A ball is thrown upwards from a point 1m above the ground with initial speed 5m/s. It accelerates downwards at a constant rate of 10m/s^2 until it stops moving upwards, when it is caught by someone standing on a ladder.
Sketch the graph
According to what you have advised, s=1m, u=5m/s, a=10m/s^2, v=0 as it stops.
Should I use the same formula?
Be careful with your signs. The acceleration and initial speed are in different directions.

You also need to be careful about where you're measuring s from. All SUVAT equations implicitly have s=0 at t=0.

There are different ways of approaching this - it's all about the one that is simplest or makes the most sense to you.

As your goal is to sketch the graph, and you know that the ball is caught when v=0 (vertically), you can quickly get the time for that. Can you see how?

I would use that time to calculate s. Which SUVAT equation (knowing u, v=0, a and t) is the simplest?
0
Thread starter 4 weeks ago
#17
(Original post by RogerOxon)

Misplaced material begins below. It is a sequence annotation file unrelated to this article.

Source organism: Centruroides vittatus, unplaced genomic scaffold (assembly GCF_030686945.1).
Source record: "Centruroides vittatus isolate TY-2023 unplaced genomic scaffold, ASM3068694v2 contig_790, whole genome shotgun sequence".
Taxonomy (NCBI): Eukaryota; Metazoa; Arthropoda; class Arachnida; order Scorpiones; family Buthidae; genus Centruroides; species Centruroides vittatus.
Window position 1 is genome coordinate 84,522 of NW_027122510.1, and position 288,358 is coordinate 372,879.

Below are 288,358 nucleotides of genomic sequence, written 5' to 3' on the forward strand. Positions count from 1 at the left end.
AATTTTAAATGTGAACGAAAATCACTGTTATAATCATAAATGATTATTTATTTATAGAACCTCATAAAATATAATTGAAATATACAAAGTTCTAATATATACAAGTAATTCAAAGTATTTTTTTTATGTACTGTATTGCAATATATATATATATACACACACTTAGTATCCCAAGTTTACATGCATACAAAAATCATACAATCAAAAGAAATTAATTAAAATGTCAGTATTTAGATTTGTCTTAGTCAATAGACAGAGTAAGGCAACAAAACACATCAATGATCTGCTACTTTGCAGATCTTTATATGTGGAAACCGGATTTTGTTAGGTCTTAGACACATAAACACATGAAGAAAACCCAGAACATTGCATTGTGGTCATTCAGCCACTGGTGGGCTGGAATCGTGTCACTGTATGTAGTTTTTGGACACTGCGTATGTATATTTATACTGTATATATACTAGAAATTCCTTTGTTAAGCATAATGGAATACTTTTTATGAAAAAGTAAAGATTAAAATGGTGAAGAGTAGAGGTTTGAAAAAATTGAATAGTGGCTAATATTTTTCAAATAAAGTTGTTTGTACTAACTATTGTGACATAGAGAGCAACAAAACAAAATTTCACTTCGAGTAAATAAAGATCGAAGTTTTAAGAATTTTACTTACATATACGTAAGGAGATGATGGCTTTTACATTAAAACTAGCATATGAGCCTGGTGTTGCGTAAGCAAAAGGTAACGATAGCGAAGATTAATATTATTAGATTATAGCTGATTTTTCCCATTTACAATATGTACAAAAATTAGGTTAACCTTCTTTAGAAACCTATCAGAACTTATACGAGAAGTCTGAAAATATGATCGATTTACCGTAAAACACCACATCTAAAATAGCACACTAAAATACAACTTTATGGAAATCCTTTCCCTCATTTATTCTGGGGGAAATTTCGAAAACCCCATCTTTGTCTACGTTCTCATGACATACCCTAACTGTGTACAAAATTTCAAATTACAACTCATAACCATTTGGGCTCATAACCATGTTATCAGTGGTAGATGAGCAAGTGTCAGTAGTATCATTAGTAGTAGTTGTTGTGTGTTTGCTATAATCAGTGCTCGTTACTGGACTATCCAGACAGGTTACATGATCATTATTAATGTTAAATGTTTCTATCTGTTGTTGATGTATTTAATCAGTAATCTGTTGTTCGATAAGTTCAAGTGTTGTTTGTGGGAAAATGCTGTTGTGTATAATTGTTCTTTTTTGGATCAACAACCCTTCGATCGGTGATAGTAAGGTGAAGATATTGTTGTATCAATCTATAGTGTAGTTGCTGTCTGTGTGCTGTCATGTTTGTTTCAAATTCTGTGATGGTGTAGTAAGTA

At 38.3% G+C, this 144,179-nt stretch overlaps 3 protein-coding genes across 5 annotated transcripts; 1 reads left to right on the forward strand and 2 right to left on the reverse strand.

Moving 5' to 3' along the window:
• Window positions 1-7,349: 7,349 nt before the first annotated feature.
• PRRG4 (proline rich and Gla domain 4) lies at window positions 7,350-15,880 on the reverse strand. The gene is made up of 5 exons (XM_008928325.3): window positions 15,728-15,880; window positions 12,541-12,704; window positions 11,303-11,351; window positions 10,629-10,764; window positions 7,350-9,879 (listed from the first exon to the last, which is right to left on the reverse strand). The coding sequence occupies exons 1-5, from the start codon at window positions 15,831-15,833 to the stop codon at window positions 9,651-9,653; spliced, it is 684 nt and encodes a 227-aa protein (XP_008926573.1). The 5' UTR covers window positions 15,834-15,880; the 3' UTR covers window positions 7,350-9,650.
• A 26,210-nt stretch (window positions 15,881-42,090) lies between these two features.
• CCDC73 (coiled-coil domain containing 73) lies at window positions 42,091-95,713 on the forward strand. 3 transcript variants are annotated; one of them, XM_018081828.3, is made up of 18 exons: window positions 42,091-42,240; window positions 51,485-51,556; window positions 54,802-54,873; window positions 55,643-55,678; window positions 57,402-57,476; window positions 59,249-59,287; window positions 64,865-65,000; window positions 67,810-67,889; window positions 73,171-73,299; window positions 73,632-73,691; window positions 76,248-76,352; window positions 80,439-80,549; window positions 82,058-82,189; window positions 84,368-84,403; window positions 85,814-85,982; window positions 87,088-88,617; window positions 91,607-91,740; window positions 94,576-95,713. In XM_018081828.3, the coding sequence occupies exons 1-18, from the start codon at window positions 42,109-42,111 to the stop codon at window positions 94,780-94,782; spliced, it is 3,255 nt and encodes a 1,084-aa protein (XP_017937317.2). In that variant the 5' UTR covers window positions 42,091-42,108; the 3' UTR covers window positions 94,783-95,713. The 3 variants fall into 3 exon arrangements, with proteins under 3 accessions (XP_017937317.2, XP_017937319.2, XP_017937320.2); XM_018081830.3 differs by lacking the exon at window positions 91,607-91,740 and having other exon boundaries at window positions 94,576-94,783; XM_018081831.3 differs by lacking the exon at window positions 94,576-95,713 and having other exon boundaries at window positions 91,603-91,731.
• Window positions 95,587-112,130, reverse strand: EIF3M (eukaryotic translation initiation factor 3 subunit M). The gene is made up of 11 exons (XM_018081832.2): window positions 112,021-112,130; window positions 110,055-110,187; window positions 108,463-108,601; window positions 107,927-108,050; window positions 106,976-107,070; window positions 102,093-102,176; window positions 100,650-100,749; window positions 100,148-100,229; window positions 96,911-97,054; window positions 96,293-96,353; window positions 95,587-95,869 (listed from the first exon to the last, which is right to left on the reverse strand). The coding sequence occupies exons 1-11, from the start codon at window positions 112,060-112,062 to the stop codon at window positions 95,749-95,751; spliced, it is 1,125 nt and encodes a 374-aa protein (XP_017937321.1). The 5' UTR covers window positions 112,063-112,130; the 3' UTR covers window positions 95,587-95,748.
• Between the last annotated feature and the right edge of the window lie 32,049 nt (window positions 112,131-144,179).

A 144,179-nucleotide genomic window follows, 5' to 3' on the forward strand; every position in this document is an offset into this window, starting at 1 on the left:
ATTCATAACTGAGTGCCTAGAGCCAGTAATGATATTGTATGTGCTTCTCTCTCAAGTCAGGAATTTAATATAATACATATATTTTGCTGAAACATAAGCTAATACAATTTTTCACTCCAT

Be careful with your signs. The acceleration and initial speed are in different directions.

You also need to be careful about where you're measuring s from. All SUVAT equations implicitly have s=0 at t=0.

There are different ways of approaching this - it's all about the one that is simplest or makes the most sense to you.

As your goal is to sketch the graph, and you know that the ball is caught when v=0 (vertically), you can quickly get the time for that. Can you see how?

I would use that time to calculate s. Which SUVAT equation (knowing u, v=0, a and t) is the simplest?
Is it v=u+at
0
Thread starter 4 weeks ago
#18
(Original post by RogerOxon)
Be careful with your signs. The acceleration and initial speed are in different directions.

You also need to be careful about where you're measuring s from. All SUVAT equations implicitly have s=0 at t=0.

There are different ways of approaching this - it's all about the one that is simplest or makes the most sense to you.

As your goal is to sketch the graph, and you know that the ball is caught when v=0 (vertically), you can quickly get the time for that. Can you see how?